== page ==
When I look ahead to the upcoming summer Olympic Games in Rio, the first thing that comes to mind is the abysmal water quality, and how athletes are expected to swim, sail, and compete in water that could severely endanger their health.

Recent news stories about Rio’s water quality, which shows widespread elevated levels of viruses and bacteria from along the coastline to far offshore, have got much of the world thinking about water quality – not only in Rio, but in their own watershed.

Polluted water in Rio. Photo by MAHM on Flickr.

It’s spurred a lot of Swim Guide users to ask: what do they really test for at my favourite watershed?

Of course, each local monitoring authority may have somewhat different standards (so long as they’re at least as good as federal guidelines), but there are general guidelines followed.

What Is Tested For – And What Isn’t?

Currently, the basis for global guidelines is to use standard bacterial indicators including E. coli, fecal coliforms, and enterococci.1 If these indicators are found at high levels in the water, human sewage is assumed to be present and risk of contracting an illness (including a virus) goes up.

Canadian guidelines don’t require that lakes (or beaches) be routinely tested for viruses, and this is similar around the developed world.


Bacterial indicators are often sufficient to point to the presence of viral contaminants. But testing for viruses is also a complicated process: there aren’t a set of standardized guidelines for testing and results can be difficult to interpret.

Should I Be Worried about Water Quality?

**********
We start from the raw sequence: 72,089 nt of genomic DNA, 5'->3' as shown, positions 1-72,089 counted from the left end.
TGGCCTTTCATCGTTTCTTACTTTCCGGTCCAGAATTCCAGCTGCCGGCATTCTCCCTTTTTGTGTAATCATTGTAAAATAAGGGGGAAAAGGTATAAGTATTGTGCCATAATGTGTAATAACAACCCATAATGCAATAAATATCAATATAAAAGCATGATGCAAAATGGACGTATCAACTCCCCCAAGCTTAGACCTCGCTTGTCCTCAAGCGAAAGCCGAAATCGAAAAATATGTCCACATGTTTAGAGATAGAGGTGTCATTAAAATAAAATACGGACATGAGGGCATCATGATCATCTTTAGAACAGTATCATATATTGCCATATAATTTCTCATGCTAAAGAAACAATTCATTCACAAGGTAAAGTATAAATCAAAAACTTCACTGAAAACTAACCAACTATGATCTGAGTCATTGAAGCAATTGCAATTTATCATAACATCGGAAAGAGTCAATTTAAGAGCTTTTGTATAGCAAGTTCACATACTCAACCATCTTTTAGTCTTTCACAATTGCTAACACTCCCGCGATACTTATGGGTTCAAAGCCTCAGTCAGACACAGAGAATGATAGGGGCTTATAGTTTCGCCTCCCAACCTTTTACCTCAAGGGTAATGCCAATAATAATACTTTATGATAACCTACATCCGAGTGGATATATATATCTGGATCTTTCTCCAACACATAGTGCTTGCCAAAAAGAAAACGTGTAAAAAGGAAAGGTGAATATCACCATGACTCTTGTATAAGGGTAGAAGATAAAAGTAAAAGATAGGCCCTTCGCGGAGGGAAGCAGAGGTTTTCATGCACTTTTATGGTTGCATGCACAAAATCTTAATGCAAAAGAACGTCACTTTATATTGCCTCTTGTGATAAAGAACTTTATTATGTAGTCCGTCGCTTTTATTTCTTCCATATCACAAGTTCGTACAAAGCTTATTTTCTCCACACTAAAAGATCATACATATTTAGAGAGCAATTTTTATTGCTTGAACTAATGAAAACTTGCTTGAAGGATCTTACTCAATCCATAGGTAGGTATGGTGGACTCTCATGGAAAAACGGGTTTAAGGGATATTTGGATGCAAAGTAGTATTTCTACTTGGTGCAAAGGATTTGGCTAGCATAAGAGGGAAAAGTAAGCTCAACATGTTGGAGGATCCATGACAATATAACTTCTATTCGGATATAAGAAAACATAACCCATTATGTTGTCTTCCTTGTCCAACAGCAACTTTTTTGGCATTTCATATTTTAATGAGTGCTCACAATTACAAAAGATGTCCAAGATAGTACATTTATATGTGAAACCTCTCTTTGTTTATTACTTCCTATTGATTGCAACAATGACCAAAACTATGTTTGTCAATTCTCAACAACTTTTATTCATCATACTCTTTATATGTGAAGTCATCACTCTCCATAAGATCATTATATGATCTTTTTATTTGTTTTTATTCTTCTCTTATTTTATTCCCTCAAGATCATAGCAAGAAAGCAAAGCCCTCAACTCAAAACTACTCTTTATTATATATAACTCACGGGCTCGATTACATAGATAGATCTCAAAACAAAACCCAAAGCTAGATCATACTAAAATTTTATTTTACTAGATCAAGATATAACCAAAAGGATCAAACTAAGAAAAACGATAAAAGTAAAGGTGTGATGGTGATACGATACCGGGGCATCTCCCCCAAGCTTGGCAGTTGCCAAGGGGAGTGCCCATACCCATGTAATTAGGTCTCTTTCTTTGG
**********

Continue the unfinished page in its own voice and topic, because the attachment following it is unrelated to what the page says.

The most frequent negative health effects of swimming in contaminated recreational water is enteric illness, which generally leads to nausea and vomiting, abdominal pain, and diarrhea. Common illnesses caused by waterborne viruses include Rotavirus, Adenovirus, Norwalk, and Hepatitis A.

However, it’s always best to err on the side of caution. Avoid recreational water activities for at least 48 hours after a heavy rain or snowmelt. Avoid outfalls and stagnant bodies of water. Always wash with soap and water after swimming or coming into contact with water. And check Swim Guide before you head to the beach.

You can learn more about your local watershed by visiting your favourite beach in Swim Guide, where we show what is tested for and your local standards, or your local water quality monitoring authority’s website.


World Health Organization (WHO). 2015. Water quality for the Olympic Games in Rio De Janeiro, 2016. Water Sanitation Health. Retrieved from: http://www.who.int/water_sanitation_health/bathing/statement-rio-water-quality/en/.

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